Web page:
Does additional support by nurses enhance the effect of brief smoking cessation intervention in people with moderate to severe COPD: A randomised controlled trial.

Julie Wilson, Donna Fitzsimons, Ian Bradbury, Stuart Elborn

    Research output: Contribution to journalArticle

    33 Citations (Scopus)

    Abstract

    BackgroundSmoking cessation is the primary disease modifying intervention for chronic obstructive pulmonary disease (COPD).SettingA Regional Respiratory Centre (RRC) out-patient department in Northern Ireland.MethodsA randomised controlled trial (RCT) evaluated the effectiveness of brief advice alone or accompanied by individual nurse support or group support facilitated by nurses. Smoking status was biochemically validated and stage of change, nicotine addiction and dyspnoea were recorded at 2, 3, 6, 9 and 12 months.ParticipantsNinety-one cigarette smokers with COPD were enrolled in the study (mean age 61years, 47 female).ResultsAfter 12 months cessation rates were not significantly different between groups (p=0.7), but all groups had a significant reduction in their nicotine addiction (p=0.03–0.006). No changes in subjects’ motivation or dyspnoea were detected over the 12 months.ConclusionPatients with COPD were unable to stop smoking regardless of the type of support they received. Harm reduction may be a more appropriate goal than complete cessation for intractable smokers and nurses must evaluate their role in this arena.Keywords: Chronic obstructive pulmonary disease, Nursing interventions, Randomised controlled trial, Secondary care, Smoking cessation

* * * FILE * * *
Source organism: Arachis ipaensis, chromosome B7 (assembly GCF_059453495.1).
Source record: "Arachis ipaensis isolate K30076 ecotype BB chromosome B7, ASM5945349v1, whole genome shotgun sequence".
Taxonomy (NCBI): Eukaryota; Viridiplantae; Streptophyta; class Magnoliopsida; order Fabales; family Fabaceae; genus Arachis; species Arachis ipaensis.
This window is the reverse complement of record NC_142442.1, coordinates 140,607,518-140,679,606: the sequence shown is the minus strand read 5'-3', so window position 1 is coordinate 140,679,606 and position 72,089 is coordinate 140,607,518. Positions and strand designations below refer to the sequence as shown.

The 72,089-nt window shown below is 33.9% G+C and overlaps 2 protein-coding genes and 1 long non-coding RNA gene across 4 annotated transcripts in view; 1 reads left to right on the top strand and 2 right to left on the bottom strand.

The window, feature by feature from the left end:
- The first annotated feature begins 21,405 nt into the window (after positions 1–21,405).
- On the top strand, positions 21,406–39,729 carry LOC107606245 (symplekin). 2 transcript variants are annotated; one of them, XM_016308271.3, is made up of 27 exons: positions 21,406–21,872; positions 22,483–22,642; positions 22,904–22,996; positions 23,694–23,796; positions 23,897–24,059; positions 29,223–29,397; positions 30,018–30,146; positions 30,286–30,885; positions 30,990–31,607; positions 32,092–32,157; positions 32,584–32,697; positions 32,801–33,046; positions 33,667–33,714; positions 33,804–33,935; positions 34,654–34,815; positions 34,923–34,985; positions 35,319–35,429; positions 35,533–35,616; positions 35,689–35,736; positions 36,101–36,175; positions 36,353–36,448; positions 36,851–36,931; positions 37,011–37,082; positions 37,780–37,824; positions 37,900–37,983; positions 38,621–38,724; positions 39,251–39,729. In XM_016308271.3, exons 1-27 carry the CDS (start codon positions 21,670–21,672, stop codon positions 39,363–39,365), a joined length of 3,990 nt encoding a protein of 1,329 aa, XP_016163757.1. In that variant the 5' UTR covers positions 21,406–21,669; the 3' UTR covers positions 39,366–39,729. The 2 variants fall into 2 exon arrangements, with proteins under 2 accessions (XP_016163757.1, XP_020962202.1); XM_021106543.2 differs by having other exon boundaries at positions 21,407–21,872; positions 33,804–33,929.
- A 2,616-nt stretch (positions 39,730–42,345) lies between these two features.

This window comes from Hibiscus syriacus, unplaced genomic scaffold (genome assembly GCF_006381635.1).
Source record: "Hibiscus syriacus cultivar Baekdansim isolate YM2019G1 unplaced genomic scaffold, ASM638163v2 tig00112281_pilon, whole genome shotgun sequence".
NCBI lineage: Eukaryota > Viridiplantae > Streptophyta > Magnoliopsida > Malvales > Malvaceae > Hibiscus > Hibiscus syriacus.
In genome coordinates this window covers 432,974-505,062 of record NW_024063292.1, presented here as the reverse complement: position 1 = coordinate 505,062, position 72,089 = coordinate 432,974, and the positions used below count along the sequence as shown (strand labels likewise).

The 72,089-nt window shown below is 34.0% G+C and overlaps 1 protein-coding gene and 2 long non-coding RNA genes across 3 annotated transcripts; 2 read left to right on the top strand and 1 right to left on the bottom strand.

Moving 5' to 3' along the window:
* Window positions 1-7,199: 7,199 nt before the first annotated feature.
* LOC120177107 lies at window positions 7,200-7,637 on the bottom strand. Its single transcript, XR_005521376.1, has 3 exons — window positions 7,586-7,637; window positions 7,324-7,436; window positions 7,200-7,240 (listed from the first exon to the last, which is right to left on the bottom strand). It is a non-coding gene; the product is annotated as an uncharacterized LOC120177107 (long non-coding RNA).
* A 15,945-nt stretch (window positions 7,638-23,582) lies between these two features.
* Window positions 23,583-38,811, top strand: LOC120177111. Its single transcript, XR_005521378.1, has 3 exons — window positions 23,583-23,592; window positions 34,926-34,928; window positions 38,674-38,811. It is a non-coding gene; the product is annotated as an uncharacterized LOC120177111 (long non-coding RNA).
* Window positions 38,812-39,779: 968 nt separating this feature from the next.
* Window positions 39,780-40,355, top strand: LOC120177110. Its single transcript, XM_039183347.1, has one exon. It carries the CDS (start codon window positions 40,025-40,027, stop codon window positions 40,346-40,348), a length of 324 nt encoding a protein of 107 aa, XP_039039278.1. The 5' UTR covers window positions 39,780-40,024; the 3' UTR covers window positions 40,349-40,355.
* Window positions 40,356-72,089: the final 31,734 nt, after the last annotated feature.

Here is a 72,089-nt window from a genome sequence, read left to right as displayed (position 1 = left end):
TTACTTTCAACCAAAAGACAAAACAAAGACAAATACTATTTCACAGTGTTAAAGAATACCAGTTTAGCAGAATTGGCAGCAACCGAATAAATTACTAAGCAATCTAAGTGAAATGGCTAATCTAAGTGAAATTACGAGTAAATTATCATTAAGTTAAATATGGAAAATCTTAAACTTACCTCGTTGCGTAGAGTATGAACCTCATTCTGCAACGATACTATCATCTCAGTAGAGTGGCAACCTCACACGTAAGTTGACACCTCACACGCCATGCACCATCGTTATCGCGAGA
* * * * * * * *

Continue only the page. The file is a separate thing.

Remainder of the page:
LanguageEnglish
    Pages508-517
    JournalInternational Journal of Nursing Studies
    Volume45
    Issue number4
    DOIs
    Publication statusPublished - Apr 2008

    Fingerprint

    Smoking Cessation
    Chronic Obstructive Pulmonary Disease
    Randomized Controlled Trials
    Nurses
    Nicotine
    Dyspnea
    Smoking
    Respiratory Center
    Harm Reduction
    Northern Ireland
    Secondary Care
    Tobacco Products
    Motivation
    Nursing
    Outpatients

    Cite this

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    title = "Does additional support by nurses enhance the effect of brief smoking cessation intervention in people with moderate to severe COPD: A randomised controlled trial.",
    abstract = "BackgroundSmoking cessation is the primary disease modifying intervention for chronic obstructive pulmonary disease (COPD).SettingA Regional Respiratory Centre (RRC) out-patient department in Northern Ireland.MethodsA randomised controlled trial (RCT) evaluated the effectiveness of brief advice alone or accompanied by individual nurse support or group support facilitated by nurses. Smoking status was biochemically validated and stage of change, nicotine addiction and dyspnoea were recorded at 2, 3, 6, 9 and 12 months.ParticipantsNinety-one cigarette smokers with COPD were enrolled in the study (mean age 61years, 47 female).ResultsAfter 12 months cessation rates were not significantly different between groups (p=0.7), but all groups had a significant reduction in their nicotine addiction (p=0.03–0.006). No changes in subjects’ motivation or dyspnoea were detected over the 12 months.ConclusionPatients with COPD were unable to stop smoking regardless of the type of support they received. Harm reduction may be a more appropriate goal than complete cessation for intractable smokers and nurses must evaluate their role in this arena.Keywords: Chronic obstructive pulmonary disease, Nursing interventions, Randomised controlled trial, Secondary care, Smoking cessation",